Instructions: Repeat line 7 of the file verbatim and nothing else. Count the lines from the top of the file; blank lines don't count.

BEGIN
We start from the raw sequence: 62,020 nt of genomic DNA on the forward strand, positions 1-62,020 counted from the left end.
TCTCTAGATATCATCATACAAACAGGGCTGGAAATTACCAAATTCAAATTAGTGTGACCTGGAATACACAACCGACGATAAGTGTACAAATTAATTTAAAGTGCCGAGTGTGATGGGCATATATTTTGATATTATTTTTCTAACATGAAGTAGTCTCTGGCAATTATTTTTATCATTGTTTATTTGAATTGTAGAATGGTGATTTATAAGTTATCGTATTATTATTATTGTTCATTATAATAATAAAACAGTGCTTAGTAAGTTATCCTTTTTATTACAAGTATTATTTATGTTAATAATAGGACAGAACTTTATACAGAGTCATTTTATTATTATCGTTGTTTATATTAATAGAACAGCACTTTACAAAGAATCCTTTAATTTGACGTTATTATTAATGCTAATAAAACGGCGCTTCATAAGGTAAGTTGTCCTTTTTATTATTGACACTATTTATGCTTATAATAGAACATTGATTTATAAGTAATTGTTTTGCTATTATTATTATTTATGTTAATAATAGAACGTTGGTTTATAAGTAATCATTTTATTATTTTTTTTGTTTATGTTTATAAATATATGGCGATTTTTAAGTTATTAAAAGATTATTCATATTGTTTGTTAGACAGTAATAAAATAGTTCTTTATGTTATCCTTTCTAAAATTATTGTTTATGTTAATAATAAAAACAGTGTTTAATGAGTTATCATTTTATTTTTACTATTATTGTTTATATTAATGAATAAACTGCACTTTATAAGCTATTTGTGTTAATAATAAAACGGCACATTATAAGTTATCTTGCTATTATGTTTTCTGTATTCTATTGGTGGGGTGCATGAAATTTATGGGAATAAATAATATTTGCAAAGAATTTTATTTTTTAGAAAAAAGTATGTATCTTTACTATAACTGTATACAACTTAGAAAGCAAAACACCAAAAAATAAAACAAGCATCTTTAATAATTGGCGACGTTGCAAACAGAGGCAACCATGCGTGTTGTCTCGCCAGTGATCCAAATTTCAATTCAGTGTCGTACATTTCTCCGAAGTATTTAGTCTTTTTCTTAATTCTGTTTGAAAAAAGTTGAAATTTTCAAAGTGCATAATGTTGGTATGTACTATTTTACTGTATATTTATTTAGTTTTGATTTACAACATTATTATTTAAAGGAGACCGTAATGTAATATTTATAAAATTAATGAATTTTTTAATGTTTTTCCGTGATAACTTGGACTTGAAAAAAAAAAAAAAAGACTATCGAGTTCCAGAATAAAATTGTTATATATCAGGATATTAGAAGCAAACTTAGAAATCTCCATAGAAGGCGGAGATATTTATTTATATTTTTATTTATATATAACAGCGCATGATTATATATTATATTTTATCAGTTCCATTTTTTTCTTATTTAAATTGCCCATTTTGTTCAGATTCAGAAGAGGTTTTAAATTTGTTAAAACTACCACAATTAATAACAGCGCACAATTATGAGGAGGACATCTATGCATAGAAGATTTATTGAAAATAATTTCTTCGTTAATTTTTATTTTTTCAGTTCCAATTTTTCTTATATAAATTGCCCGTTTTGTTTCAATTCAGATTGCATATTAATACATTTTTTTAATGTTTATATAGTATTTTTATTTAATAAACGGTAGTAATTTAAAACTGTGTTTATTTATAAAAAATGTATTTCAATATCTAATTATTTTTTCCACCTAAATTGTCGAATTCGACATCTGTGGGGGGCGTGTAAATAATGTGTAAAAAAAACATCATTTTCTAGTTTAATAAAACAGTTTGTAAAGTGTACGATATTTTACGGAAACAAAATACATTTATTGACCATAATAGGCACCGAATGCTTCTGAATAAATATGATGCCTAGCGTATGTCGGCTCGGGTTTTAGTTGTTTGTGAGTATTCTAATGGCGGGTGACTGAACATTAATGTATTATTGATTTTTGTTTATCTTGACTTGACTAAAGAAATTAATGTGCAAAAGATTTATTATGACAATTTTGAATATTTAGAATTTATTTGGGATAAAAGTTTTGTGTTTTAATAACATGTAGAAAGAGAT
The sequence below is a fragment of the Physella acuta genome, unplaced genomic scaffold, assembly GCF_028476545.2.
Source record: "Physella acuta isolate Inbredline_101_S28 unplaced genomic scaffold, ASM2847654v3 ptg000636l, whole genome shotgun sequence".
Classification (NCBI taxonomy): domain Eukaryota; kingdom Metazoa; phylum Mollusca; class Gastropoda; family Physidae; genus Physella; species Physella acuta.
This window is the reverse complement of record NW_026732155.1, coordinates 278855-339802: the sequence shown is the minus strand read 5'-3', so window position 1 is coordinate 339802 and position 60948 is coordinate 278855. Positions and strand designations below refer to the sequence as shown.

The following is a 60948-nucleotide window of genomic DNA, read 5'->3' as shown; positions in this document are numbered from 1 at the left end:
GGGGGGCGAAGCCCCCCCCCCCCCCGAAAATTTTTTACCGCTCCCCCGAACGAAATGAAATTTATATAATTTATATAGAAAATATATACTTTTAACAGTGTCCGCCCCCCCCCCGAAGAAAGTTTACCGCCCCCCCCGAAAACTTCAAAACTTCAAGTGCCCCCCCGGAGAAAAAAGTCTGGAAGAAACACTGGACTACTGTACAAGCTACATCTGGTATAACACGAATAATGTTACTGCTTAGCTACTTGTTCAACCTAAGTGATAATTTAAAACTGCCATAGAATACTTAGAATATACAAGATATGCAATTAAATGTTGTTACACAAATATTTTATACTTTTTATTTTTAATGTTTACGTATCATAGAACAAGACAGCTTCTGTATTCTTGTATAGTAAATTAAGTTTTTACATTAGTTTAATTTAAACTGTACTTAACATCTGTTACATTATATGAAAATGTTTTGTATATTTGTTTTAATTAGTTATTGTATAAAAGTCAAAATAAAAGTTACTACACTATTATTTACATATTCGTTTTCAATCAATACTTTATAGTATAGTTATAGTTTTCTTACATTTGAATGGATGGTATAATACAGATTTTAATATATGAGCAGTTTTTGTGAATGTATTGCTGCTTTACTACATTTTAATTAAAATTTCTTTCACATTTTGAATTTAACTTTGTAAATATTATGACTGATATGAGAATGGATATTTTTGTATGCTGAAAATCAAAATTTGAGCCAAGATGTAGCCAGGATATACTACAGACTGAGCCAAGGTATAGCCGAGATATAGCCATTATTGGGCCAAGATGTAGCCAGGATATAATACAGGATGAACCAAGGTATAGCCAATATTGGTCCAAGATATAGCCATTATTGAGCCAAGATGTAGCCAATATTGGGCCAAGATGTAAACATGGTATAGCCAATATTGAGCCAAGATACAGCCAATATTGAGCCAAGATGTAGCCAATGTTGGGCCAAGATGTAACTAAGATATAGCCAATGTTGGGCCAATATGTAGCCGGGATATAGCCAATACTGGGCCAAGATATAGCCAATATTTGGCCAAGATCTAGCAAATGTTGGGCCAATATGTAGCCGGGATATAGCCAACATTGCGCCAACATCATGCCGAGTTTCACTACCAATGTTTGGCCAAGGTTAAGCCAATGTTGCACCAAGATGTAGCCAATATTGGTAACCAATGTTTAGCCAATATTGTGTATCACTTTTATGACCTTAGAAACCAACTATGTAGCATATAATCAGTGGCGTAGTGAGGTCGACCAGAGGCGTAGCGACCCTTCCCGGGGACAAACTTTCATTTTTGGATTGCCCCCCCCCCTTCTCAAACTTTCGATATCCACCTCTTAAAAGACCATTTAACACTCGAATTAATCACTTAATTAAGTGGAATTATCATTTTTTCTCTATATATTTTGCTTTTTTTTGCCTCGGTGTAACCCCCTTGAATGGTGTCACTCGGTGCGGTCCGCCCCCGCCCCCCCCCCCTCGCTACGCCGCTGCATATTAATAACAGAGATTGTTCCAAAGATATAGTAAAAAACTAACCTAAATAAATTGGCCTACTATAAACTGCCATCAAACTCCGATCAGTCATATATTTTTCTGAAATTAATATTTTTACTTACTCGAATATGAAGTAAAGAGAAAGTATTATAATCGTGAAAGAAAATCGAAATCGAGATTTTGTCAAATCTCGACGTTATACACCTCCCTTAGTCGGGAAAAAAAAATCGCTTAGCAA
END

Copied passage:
The following is a 60948-nucleotide window of genomic DNA, read 5'->3' as shown; positions in this document are numbered from 1 at the left end: